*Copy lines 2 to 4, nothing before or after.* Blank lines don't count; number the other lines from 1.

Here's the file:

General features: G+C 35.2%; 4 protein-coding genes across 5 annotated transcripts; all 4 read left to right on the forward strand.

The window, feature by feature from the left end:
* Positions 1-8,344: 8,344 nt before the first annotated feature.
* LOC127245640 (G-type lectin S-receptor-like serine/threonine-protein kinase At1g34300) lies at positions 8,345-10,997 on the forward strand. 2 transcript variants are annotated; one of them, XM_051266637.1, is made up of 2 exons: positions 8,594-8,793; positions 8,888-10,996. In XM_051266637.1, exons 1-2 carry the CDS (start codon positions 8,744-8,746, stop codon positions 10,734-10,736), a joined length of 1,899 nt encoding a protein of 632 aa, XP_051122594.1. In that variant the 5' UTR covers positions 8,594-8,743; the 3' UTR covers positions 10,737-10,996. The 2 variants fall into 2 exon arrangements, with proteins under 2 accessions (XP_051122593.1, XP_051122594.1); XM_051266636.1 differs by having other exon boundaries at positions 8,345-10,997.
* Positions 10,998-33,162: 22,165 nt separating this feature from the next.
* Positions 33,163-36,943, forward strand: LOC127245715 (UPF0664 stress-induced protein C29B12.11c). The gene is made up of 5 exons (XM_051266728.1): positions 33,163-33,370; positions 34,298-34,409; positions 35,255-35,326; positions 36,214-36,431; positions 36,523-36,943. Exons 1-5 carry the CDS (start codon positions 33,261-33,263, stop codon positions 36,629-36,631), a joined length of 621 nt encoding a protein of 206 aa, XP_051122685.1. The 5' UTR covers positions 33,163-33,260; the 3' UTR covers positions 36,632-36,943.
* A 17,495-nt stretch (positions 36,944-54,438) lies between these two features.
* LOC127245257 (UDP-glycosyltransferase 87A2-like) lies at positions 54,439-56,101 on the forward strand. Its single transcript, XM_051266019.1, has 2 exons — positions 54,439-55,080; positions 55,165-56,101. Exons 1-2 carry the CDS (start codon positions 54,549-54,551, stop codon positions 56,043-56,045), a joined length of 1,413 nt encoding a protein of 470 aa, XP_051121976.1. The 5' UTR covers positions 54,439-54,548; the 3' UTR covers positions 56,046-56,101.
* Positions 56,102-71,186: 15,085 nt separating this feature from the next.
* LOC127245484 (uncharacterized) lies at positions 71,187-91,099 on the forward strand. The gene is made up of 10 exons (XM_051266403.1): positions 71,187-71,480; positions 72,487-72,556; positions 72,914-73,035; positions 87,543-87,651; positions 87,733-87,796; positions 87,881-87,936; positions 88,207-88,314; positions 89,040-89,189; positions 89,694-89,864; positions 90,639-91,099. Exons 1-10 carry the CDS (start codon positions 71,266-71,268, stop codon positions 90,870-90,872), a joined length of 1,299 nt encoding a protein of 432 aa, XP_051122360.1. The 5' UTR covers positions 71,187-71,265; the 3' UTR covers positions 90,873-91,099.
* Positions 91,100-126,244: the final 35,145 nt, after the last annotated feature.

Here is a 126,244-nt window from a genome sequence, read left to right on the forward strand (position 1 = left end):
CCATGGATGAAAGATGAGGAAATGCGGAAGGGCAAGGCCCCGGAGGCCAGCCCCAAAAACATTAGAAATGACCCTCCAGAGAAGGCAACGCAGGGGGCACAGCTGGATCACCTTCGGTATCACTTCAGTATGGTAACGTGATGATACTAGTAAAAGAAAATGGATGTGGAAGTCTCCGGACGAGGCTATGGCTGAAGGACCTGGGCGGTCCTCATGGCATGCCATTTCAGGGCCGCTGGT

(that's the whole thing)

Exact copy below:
The window, feature by feature from the left end:
* Positions 1-8,344: 8,344 nt before the first annotated feature.
* LOC127245640 (G-type lectin S-receptor-like serine/threonine-protein kinase At1g34300) lies at positions 8,345-10,997 on the forward strand. 2 transcript variants are annotated; one of them, XM_051266637.1, is made up of 2 exons: positions 8,594-8,793; positions 8,888-10,996. In XM_051266637.1, exons 1-2 carry the CDS (start codon positions 8,744-8,746, stop codon positions 10,734-10,736), a joined length of 1,899 nt encoding a protein of 632 aa, XP_051122594.1. In that variant the 5' UTR covers positions 8,594-8,743; the 3' UTR covers positions 10,737-10,996. The 2 variants fall into 2 exon arrangements, with proteins under 2 accessions (XP_051122593.1, XP_051122594.1); XM_051266636.1 differs by having other exon boundaries at positions 8,345-10,997.